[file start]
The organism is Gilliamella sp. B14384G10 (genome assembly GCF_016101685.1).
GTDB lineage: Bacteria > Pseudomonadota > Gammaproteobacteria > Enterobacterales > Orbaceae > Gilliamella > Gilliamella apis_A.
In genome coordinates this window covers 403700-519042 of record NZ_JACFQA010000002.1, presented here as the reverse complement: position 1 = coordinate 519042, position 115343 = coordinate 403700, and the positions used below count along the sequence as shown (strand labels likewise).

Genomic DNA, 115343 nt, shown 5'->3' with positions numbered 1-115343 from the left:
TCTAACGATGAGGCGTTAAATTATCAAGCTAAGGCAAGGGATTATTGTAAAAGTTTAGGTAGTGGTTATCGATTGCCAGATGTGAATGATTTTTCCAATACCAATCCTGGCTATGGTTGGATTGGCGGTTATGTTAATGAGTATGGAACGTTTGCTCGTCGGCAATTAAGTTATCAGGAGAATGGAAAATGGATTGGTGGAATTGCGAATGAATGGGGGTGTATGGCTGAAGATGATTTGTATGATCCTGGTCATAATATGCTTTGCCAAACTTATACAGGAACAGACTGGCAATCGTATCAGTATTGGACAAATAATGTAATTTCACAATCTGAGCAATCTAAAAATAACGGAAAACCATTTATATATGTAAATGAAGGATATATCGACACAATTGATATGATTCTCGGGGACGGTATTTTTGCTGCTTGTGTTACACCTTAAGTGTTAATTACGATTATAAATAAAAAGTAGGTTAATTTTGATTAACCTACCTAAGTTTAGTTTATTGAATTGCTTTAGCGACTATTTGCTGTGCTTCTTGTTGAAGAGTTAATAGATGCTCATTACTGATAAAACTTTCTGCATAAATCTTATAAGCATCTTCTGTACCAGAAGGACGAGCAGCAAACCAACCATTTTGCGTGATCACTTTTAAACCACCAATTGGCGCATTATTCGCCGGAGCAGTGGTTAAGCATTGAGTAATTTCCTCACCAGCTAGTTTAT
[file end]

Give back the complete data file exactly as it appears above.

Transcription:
The organism is Gilliamella sp. B14384G10 (genome assembly GCF_016101685.1).
GTDB lineage: Bacteria > Pseudomonadota > Gammaproteobacteria > Enterobacterales > Orbaceae > Gilliamella > Gilliamella apis_A.
In genome coordinates this window covers 403700-519042 of record NZ_JACFQA010000002.1, presented here as the reverse complement: position 1 = coordinate 519042, position 115343 = coordinate 403700, and the positions used below count along the sequence as shown (strand labels likewise).

Genomic DNA, 115343 nt, shown 5'->3' with positions numbered 1-115343 from the left:
TCTAACGATGAGGCGTTAAATTATCAAGCTAAGGCAAGGGATTATTGTAAAAGTTTAGGTAGTGGTTATCGATTGCCAGATGTGAATGATTTTTCCAATACCAATCCTGGCTATGGTTGGATTGGCGGTTATGTTAATGAGTATGGAACGTTTGCTCGTCGGCAATTAAGTTATCAGGAGAATGGAAAATGGATTGGTGGAATTGCGAATGAATGGGGGTGTATGGCTGAAGATGATTTGTATGATCCTGGTCATAATATGCTTTGCCAAACTTATACAGGAACAGACTGGCAATCGTATCAGTATTGGACAAATAATGTAATTTCACAATCTGAGCAATCTAAAAATAACGGAAAACCATTTATATATGTAAATGAAGGATATATCGACACAATTGATATGATTCTCGGGGACGGTATTTTTGCTGCTTGTGTTACACCTTAAGTGTTAATTACGATTATAAATAAAAAGTAGGTTAATTTTGATTAACCTACCTAAGTTTAGTTTATTGAATTGCTTTAGCGACTATTTGCTGTGCTTCTTGTTGAAGAGTTAATAGATGCTCATTACTGATAAAACTTTCTGCATAAATCTTATAAGCATCTTCTGTACCAGAAGGACGAGCAGCAAACCAACCATTTTGCGTGATCACTTTTAAACCACCAATTGGCGCATTATTCGCCGGAGCAGTGGTTAAGCATTGAGTAATTTCCTCACCAGCTAGTTTAT